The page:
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Keywords

Body height, Cleft lip, Cleft palate, Growth, Growth disorders

 

Authors

  1. Lipman, Terri H. PhD, CRNP
  2. Rezvani, Iraj MD
  3. Mitra, Amit MD
  4. Mastropieri, Cynthia J. MSN, RN, CCRN

Abstract

Purpose: To assess stature in children with orofacial clefting to determine whether this population is at risk for short stature and if growth failure is caused by hypothalamic-pituitary dysfunction or if it is related to age, sex, or type of cleft.

 

Design: Cross-sectional.

 

Methods: All children 3 to 12 years old with nonsyndromic orofacial clefts who were evaluated as outpatients were measured; those who demonstrated growth failure were to have an evaluation of their hypothalamic-pituitary function. Data were also collected on sex, age, and type of cleft.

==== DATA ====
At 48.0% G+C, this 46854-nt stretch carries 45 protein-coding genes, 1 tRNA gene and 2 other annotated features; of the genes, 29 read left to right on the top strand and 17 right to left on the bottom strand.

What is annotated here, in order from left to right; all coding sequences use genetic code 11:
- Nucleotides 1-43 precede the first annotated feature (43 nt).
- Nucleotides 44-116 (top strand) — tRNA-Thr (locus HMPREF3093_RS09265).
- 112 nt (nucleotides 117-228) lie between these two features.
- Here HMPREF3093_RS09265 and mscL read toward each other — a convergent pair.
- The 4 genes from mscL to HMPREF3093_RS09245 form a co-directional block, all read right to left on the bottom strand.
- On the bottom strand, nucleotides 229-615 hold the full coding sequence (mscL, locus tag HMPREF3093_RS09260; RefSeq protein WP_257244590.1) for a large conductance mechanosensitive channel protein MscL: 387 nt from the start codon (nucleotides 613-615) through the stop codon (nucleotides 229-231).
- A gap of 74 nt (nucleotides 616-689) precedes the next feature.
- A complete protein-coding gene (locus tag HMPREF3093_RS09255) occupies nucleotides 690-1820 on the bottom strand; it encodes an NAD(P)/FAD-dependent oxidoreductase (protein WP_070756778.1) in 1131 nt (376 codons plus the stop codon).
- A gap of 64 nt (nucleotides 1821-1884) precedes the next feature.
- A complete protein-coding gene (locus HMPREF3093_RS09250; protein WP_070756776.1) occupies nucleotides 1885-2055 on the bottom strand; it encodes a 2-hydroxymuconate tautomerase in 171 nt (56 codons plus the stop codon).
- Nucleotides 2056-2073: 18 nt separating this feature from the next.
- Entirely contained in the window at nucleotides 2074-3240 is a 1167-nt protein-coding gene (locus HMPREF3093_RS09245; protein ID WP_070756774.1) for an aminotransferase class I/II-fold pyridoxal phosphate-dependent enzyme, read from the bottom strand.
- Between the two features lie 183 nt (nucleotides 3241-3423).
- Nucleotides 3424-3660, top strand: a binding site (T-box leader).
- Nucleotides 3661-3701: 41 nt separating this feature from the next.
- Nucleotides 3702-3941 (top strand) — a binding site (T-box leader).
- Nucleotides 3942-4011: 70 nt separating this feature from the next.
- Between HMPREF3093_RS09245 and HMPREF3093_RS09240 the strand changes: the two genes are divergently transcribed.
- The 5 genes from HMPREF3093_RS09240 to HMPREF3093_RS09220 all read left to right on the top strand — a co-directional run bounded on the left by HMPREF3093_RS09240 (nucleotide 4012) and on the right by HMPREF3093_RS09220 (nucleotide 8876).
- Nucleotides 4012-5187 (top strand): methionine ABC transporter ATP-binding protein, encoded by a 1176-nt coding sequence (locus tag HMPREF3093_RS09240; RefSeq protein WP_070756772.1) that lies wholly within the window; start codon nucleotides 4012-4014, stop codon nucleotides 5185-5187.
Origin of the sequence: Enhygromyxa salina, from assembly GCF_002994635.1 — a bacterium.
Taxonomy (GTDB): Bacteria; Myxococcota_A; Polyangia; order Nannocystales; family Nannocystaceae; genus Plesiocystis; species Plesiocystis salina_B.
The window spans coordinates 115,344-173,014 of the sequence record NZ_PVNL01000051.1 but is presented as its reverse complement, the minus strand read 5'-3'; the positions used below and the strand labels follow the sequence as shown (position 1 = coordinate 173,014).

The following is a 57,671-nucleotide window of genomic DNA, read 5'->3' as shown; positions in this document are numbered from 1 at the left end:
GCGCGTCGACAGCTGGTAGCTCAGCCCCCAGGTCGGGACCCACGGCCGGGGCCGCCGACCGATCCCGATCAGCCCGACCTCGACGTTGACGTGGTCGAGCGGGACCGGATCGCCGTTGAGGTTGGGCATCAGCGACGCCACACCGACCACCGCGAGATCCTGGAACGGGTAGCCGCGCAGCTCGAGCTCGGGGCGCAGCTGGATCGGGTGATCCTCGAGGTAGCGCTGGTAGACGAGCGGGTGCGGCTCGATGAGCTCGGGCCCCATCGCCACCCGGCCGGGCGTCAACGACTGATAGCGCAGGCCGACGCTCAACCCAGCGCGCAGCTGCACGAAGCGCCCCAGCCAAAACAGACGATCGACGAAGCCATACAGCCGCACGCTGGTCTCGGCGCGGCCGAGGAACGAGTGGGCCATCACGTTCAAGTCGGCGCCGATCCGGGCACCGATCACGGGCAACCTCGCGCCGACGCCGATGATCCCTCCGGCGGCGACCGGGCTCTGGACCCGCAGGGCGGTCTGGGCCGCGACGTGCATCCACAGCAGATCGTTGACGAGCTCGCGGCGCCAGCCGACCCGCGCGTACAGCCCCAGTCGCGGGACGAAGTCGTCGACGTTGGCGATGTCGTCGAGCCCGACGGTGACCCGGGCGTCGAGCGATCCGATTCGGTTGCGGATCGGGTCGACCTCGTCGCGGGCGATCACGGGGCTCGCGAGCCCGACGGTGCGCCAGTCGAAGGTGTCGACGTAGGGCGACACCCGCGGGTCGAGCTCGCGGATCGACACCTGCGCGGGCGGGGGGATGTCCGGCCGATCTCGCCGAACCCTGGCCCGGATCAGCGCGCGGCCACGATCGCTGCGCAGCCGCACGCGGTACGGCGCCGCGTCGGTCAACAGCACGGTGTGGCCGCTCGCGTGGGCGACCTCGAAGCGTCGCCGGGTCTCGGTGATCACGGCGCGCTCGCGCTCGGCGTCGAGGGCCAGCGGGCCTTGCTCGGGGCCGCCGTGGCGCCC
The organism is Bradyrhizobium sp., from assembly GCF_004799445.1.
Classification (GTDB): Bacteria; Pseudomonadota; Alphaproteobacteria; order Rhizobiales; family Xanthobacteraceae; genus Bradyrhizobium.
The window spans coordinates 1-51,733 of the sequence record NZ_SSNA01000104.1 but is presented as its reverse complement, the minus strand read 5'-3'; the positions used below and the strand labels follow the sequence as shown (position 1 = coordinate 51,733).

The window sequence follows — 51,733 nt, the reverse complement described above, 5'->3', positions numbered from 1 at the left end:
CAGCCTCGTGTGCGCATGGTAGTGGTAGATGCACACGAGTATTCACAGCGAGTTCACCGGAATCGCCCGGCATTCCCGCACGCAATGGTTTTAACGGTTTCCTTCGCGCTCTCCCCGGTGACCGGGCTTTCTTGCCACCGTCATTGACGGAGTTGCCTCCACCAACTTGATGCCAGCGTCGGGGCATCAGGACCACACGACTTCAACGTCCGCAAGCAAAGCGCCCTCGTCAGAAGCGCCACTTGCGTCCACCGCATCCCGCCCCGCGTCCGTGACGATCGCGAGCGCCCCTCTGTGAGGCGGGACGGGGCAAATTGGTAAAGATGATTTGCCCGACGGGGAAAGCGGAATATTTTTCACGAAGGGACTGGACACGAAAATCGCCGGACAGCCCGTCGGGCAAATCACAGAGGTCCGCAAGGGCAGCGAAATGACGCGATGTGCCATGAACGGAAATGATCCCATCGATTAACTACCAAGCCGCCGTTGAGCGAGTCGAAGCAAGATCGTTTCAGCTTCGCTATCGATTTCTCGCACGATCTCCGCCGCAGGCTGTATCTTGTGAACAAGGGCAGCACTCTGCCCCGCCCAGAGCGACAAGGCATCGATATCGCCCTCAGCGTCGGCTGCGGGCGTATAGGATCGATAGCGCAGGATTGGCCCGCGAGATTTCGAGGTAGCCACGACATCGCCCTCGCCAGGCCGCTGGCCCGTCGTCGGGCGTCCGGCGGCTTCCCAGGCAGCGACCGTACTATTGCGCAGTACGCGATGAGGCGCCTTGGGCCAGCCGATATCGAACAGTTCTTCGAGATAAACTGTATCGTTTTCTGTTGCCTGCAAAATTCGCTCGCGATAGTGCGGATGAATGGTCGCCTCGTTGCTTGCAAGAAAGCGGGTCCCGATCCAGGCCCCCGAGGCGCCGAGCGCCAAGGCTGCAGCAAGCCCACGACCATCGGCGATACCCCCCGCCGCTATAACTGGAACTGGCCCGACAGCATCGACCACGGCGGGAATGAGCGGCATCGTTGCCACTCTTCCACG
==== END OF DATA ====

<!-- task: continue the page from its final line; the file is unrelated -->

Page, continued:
Results: Children with orofacial clefting had significantly more growth failure than the general population (p < 0.005). The parents of four of the five children with growth failure refused further evaluation because "no one else was ever concerned about my child's height."

 

Clinical Implications: The high rate of growth failure in this population emphasizes the need for precise growth assessment of children with orofacial clefting. Growth failure should not be ignored or minimized in populations of children having other significant health care problems.